- The distinction between river and stream is supposed to be made based on width (if you can jump across it it's a stream). Although this is probably a very usable criterion for central Europe and regions with similar climate is fails in other parts of the world, especially dry regions. An intermittent river always fulfills the stream criterion at least for parts of the year and as a result there are rivers of significant size, sometimes more than 50km in length which are tagged as stream. This does not mean the river/stream distiction does not contain useful information but for the purpose of map rendering it is of limited use.
There is currently no established tagging to relate a river or canal water area to its center line. This essentially makes it impossible to conclude from the type of a centerline on the type of the water area in case the latter is not tagged. You might for example assume a water area intersected by a way with waterway=canal is a canal but in case for example of a canal connecting two lakes the centerline will intersect the lake areas as well although these are no canals.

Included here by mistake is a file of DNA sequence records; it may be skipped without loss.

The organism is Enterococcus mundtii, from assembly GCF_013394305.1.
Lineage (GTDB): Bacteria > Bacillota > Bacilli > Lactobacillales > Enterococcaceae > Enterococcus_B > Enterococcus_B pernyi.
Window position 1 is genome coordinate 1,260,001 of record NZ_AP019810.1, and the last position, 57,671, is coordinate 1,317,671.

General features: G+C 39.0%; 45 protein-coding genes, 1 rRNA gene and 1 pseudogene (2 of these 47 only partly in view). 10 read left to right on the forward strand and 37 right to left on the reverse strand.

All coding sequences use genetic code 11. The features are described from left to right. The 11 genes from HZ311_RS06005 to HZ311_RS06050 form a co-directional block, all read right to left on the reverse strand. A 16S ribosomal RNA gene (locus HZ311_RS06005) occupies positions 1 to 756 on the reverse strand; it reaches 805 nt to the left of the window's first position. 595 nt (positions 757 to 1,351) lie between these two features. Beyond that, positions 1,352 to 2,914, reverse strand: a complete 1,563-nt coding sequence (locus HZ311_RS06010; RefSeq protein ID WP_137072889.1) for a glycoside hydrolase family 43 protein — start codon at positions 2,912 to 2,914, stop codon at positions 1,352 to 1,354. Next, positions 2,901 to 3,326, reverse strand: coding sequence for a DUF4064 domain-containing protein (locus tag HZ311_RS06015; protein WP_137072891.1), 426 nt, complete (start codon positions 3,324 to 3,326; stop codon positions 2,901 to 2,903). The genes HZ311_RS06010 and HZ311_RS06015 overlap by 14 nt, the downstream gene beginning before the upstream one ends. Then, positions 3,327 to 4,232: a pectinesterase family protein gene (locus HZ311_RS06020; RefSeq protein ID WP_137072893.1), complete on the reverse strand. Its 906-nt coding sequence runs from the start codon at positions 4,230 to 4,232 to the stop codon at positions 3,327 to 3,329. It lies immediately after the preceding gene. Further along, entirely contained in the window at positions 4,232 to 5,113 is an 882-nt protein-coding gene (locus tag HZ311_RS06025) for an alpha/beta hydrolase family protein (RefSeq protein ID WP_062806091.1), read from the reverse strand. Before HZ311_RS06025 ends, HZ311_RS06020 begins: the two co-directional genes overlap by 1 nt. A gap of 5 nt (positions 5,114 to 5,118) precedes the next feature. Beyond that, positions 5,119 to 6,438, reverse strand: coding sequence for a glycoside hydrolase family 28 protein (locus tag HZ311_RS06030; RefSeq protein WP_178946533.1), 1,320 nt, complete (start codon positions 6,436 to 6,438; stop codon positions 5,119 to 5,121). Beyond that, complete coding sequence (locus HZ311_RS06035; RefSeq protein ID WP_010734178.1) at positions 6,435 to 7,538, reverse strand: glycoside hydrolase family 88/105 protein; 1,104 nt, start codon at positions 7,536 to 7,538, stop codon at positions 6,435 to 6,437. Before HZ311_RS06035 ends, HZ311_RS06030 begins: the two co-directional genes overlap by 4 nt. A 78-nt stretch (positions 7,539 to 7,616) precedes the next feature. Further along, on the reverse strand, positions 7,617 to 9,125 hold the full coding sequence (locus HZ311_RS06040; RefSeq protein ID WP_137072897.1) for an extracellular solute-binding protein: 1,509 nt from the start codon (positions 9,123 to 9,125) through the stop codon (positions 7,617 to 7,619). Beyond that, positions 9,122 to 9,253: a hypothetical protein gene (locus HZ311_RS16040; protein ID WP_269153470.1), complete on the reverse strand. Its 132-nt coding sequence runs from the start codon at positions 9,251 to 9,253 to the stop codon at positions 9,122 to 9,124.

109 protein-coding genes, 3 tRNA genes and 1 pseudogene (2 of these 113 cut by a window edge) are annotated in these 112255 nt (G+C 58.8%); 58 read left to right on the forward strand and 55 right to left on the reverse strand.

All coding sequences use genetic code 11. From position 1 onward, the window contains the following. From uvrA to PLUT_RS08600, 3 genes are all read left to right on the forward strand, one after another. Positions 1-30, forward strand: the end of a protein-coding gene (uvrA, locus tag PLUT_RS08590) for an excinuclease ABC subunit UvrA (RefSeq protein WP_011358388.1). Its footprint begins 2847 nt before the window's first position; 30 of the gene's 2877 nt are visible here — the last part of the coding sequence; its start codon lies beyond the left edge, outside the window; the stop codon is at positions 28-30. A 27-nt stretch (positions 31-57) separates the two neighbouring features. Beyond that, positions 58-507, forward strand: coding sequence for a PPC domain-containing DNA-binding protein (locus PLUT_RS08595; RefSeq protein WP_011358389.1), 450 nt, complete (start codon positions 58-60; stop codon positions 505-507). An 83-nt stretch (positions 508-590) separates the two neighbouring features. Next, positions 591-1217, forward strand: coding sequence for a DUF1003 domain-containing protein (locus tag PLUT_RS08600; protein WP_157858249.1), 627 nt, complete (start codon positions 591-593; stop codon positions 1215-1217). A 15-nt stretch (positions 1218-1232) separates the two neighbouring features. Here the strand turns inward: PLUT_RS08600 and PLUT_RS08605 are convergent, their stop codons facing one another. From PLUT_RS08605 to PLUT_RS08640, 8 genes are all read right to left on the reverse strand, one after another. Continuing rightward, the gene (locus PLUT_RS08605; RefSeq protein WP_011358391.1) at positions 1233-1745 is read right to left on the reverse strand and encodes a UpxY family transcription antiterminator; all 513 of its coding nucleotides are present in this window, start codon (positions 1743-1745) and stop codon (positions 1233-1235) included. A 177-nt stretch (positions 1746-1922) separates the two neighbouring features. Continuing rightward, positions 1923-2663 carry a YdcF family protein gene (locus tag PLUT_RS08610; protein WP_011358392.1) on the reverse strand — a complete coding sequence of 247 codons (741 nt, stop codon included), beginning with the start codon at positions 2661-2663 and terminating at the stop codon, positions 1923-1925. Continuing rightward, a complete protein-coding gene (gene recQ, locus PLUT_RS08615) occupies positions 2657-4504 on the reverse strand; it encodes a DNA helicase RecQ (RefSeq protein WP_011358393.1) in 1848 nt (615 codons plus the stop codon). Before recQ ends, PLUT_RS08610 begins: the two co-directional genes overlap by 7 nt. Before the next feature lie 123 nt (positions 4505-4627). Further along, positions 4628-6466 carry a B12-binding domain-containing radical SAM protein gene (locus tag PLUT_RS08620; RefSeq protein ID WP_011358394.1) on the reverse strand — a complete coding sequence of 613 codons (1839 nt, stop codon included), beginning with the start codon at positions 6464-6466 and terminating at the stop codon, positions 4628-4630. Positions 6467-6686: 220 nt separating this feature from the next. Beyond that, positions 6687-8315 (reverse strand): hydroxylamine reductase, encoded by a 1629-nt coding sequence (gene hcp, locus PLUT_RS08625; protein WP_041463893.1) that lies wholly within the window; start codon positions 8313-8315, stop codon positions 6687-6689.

Relations with type=waterway have been introduced to structure the waterway data in Openstreetmap. A waterway relation is supposed to represent a river – in the meaning of a linear watercourse with a certain name. The connectivity between the rivers may be stored in the relation by using the tag destination. This is supposed to be the name of the destination however which is often not unique and therefore difficult to interpret. Also it is difficult and error prone to handle for the mapper, especially when in a foreign language and as a result it is rarely used. Some waterway relation therefore have the corresponding waterway relations of their tributaries as members with role=tributary producing a hierarchy of relations. This is difficult to maintain though with current editors. In total there are currently about 8000 waterway relations in the database, most of them in Europe as can be seen on the following density map.
Christoph Hormann, August 2013